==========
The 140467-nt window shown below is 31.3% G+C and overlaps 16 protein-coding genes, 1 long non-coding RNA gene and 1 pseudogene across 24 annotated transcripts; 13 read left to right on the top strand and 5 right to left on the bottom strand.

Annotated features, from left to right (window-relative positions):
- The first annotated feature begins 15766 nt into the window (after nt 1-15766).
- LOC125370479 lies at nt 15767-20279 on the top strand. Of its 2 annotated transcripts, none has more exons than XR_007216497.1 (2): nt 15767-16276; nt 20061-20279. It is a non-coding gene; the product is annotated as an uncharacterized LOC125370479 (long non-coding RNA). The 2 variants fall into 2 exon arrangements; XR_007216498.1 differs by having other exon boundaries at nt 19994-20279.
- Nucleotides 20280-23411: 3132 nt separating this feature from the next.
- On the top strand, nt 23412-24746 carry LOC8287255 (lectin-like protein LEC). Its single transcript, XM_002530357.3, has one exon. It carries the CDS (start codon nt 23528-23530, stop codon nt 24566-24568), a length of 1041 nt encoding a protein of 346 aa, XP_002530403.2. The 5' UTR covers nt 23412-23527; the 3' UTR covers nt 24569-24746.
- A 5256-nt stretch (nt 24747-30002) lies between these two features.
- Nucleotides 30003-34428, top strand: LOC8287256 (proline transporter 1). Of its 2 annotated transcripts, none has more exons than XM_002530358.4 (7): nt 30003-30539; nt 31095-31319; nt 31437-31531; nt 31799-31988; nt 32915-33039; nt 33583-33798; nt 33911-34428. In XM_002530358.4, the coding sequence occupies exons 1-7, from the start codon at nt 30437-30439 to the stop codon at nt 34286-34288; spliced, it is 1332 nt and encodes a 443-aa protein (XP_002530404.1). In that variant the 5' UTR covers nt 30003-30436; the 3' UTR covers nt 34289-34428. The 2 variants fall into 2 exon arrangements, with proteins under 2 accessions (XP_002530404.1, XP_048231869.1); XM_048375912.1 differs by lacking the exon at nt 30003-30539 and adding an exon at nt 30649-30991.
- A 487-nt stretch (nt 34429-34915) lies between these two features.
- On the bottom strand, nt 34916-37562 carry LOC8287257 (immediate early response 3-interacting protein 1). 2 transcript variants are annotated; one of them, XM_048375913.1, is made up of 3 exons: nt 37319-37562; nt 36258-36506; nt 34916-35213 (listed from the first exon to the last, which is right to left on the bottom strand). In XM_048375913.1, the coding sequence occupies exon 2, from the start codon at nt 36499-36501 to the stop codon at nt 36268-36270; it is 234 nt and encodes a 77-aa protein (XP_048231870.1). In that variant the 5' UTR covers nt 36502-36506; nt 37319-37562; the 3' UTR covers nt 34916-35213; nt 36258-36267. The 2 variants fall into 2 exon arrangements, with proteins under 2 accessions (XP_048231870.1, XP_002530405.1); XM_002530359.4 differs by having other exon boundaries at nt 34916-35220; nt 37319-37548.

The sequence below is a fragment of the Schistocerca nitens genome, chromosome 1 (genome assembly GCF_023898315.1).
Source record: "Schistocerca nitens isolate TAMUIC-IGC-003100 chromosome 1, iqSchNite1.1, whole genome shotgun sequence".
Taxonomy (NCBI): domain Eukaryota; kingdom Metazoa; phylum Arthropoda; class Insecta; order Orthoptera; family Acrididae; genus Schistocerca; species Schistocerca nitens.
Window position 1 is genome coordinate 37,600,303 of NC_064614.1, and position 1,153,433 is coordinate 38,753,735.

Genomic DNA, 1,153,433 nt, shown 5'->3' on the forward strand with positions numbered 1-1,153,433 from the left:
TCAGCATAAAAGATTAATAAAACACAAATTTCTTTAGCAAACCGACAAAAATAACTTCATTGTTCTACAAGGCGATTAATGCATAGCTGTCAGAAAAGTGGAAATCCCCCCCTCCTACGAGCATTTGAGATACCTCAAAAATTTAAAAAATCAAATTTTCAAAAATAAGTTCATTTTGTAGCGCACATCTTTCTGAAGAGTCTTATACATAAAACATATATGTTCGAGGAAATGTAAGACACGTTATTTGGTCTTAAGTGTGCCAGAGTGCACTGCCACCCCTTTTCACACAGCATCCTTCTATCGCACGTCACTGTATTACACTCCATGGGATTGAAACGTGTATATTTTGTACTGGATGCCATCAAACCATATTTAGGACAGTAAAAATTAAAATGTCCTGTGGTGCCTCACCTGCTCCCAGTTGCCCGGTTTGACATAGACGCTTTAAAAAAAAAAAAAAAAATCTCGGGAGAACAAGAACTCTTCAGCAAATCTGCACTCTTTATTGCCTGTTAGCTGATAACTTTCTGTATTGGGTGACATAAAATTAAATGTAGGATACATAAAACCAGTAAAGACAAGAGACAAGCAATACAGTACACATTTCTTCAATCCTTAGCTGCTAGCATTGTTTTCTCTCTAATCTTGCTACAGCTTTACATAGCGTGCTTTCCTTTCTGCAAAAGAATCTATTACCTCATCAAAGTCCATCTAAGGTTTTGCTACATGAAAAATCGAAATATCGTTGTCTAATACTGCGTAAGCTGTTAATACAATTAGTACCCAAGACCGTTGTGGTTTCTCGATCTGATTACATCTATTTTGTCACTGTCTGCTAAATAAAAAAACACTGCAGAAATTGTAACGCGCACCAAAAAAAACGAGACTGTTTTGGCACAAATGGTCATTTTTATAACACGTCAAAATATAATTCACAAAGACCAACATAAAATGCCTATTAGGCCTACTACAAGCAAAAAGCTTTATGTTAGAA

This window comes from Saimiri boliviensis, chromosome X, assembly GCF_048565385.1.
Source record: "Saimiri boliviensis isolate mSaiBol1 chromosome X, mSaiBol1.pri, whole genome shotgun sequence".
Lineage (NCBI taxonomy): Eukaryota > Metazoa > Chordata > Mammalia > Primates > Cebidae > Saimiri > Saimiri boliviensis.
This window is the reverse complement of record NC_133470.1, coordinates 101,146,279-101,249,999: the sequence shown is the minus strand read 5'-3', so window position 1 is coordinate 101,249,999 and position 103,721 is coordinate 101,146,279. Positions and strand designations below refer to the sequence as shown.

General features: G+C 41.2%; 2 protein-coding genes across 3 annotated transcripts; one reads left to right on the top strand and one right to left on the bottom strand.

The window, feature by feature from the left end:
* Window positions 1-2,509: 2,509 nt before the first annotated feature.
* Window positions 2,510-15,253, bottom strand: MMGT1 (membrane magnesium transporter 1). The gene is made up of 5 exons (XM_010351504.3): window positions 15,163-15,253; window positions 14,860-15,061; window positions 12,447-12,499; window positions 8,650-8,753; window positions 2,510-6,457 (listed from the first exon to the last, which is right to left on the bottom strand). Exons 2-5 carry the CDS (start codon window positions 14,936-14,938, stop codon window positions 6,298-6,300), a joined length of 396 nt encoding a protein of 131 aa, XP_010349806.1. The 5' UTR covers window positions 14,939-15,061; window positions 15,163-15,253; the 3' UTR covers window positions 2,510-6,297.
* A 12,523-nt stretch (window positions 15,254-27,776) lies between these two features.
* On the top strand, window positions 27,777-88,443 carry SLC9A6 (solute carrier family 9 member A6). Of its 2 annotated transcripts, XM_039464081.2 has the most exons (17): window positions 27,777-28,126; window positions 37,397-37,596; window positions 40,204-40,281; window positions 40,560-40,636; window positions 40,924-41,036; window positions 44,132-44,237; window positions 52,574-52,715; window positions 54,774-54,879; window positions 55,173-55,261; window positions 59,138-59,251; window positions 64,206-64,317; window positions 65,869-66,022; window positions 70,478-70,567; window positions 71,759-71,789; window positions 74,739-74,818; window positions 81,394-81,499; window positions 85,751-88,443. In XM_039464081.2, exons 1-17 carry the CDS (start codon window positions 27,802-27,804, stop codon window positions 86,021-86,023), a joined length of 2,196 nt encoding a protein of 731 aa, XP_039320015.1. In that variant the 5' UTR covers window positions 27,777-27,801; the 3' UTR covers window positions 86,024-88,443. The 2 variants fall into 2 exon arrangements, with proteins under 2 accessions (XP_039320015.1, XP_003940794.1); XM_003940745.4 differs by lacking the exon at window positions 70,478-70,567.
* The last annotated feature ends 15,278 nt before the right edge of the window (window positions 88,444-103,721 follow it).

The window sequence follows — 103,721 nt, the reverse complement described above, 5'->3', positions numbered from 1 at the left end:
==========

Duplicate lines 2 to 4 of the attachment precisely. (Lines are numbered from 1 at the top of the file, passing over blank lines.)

Annotated features, from left to right (window-relative positions):
- The first annotated feature begins 15766 nt into the window (after nt 1-15766).
- LOC125370479 lies at nt 15767-20279 on the top strand. Of its 2 annotated transcripts, none has more exons than XR_007216497.1 (2): nt 15767-16276; nt 20061-20279. It is a non-coding gene; the product is annotated as an uncharacterized LOC125370479 (long non-coding RNA). The 2 variants fall into 2 exon arrangements; XR_007216498.1 differs by having other exon boundaries at nt 19994-20279.